Toxic Cyanobacteria Bloom in the Virgin River and the Streams of Zion National Park

cyanobacteria growth underwater
Cyanobacteria colonies like this will grow on rocks, sticks, and sand. Note the ribbed texture.


UPDATE: August 10, 2020


Cyanobacteria of the genus Microcoleus, Tychonema, and Nostoc have been found in the North Fork of the Virgin River, North Creek, and La Verkin Creek. Colonies of cyanobacteria can be red, yellow, tan, green, brown, or black in color. It produces the cyanotoxin called anatoxin-a, which impacts the nervous system.

Cyanotoxin levels detected in the water after recreational disturbance of bacterial growth in the North Fork of the Virgin River are currently much greater than the Utah Department of Water Quality and Utah Department of Health (DWQ/DOH) recommended danger advisory threshold, which is 90 micrograms per liter.
Therefore, the NPS recommends avoiding contact with North Fork of the Virgin River until further notice.

Anatoxin-a was detected in La Verkin Creek and North Creek in the bacterial growth, however samples were not collected of toxin levels after recreational disturbance so the levels of toxins cannot be equated to the DWQ/DOH advisory thresholds at this time.

Visit Utah Department of Water Quality ( for the most up to date information.

Some cyanobacteria may produce dangerous nervous system toxins. When in abundance, toxin concentrations can elevate to levels that affect the health of organisms exposed to them, including people, pets, and livestock. Humans and animals can ingest varying amounts of the growth material and/or toxins. Even very small pieces of the cyanobacterial growth may contain enough anatoxin-a to cause medical emergencies. These pieces of bacteria may be hard to see or even invisible.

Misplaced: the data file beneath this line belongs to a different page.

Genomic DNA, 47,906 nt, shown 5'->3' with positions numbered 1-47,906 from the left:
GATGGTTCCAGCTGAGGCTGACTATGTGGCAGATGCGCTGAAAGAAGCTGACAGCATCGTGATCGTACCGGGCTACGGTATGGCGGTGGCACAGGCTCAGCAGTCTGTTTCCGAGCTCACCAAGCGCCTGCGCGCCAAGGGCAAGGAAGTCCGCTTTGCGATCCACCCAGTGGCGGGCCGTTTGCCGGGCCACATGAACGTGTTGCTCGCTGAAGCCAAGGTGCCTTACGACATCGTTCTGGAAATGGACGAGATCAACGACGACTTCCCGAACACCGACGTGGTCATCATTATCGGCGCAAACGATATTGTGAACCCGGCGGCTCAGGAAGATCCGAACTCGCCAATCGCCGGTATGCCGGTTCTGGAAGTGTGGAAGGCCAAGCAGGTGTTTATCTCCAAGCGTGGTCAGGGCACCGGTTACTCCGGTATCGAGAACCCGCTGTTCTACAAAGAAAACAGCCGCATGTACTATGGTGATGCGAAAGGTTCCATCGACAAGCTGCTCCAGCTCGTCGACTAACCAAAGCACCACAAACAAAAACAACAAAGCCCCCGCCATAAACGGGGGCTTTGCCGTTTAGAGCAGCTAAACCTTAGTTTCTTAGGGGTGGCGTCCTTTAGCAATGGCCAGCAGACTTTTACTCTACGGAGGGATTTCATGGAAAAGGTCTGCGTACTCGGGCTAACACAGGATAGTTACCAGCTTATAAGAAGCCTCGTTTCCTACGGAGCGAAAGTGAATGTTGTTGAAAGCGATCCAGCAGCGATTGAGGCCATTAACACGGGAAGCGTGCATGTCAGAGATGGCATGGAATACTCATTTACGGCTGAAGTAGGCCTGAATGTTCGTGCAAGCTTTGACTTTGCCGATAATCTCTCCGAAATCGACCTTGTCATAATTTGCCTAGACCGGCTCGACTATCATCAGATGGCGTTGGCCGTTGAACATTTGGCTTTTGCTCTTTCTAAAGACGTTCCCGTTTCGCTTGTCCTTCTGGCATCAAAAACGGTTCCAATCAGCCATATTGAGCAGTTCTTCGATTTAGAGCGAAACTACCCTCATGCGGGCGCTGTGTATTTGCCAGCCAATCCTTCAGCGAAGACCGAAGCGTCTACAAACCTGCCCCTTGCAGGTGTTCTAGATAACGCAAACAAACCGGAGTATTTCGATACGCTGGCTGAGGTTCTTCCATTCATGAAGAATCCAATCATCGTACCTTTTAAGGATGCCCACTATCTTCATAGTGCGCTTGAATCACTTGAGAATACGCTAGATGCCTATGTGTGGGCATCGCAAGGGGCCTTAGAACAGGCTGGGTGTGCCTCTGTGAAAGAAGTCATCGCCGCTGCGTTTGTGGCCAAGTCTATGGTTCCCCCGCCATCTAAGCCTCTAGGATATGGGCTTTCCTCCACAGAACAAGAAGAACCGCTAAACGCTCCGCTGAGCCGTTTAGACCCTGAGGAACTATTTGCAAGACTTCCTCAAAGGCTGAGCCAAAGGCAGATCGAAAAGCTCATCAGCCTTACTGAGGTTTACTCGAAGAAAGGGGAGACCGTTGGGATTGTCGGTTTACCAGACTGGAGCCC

Children and dogs are especially susceptible to being exposed to anatoxin-a. Anatoxin-a can be absorbed through the eyes, nose, or mouth by swimming in or submerging accidentally or unknowingly into contaminated water. Symptoms include skin rash, salivation, drowsiness, tingling, burning, numbness, pain, incoherent speech, seizures, vomiting, and diarrhea.

Contact the Utah Poison Control Center at (800) 222-1222 with concerns about anatoxin-a poisoning and call 911 in the event of a medical emergency.

Standard recreational water filtration and disinfection techniques will not remove the toxins. Recreators in Zion National Park should filter and disinfect water directly from springs if needed.

Dogs must be kept on a leash. If a pet breaks away and gets into the river, remove them from the water immediately, rinse off their fur thoroughly, and monitor for symptoms of toxin poisoning. A dog can die in as little as 15 minutes from anatoxin-a poisoning. More information about the
danger to dogs from anatoxin-a.

More information on cyanobacteria and its health risks to humans can be found at these links:
Utah Department of Health
Scientist sampling cyanobacteria in the Virgin River
Scientist sampling cyanobacteria in the Virgin River


cyanobacteria growth on rock
Cyanobacteria forms shelves at the waterline including bulbous growths as seen here.


Last updated: August 10, 2020

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